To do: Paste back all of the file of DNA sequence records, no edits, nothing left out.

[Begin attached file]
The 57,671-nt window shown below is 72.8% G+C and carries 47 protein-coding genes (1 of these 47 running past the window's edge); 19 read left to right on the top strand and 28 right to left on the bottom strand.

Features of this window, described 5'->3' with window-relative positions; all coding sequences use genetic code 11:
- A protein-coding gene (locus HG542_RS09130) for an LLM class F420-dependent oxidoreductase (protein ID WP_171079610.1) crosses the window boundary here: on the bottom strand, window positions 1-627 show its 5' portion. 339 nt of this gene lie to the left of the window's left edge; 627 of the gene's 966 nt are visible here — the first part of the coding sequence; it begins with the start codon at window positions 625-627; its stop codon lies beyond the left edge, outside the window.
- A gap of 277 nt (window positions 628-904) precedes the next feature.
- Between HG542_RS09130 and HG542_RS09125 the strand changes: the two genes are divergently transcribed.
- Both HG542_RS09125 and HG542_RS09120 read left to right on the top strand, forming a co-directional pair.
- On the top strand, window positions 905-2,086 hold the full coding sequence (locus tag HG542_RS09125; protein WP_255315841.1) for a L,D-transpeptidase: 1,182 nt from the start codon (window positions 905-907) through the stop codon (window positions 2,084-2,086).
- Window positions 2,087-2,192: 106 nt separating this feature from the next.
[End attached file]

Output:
The 57,671-nt window shown below is 72.8% G+C and carries 47 protein-coding genes (1 of these 47 running past the window's edge); 19 read left to right on the top strand and 28 right to left on the bottom strand.

Features of this window, described 5'->3' with window-relative positions; all coding sequences use genetic code 11:
- A protein-coding gene (locus HG542_RS09130) for an LLM class F420-dependent oxidoreductase (protein ID WP_171079610.1) crosses the window boundary here: on the bottom strand, window positions 1-627 show its 5' portion. 339 nt of this gene lie to the left of the window's left edge; 627 of the gene's 966 nt are visible here — the first part of the coding sequence; it begins with the start codon at window positions 625-627; its stop codon lies beyond the left edge, outside the window.
- A gap of 277 nt (window positions 628-904) precedes the next feature.
- Between HG542_RS09130 and HG542_RS09125 the strand changes: the two genes are divergently transcribed.
- Both HG542_RS09125 and HG542_RS09120 read left to right on the top strand, forming a co-directional pair.
- On the top strand, window positions 905-2,086 hold the full coding sequence (locus tag HG542_RS09125; protein WP_255315841.1) for a L,D-transpeptidase: 1,182 nt from the start codon (window positions 905-907) through the stop codon (window positions 2,084-2,086).
- Window positions 2,087-2,192: 106 nt separating this feature from the next.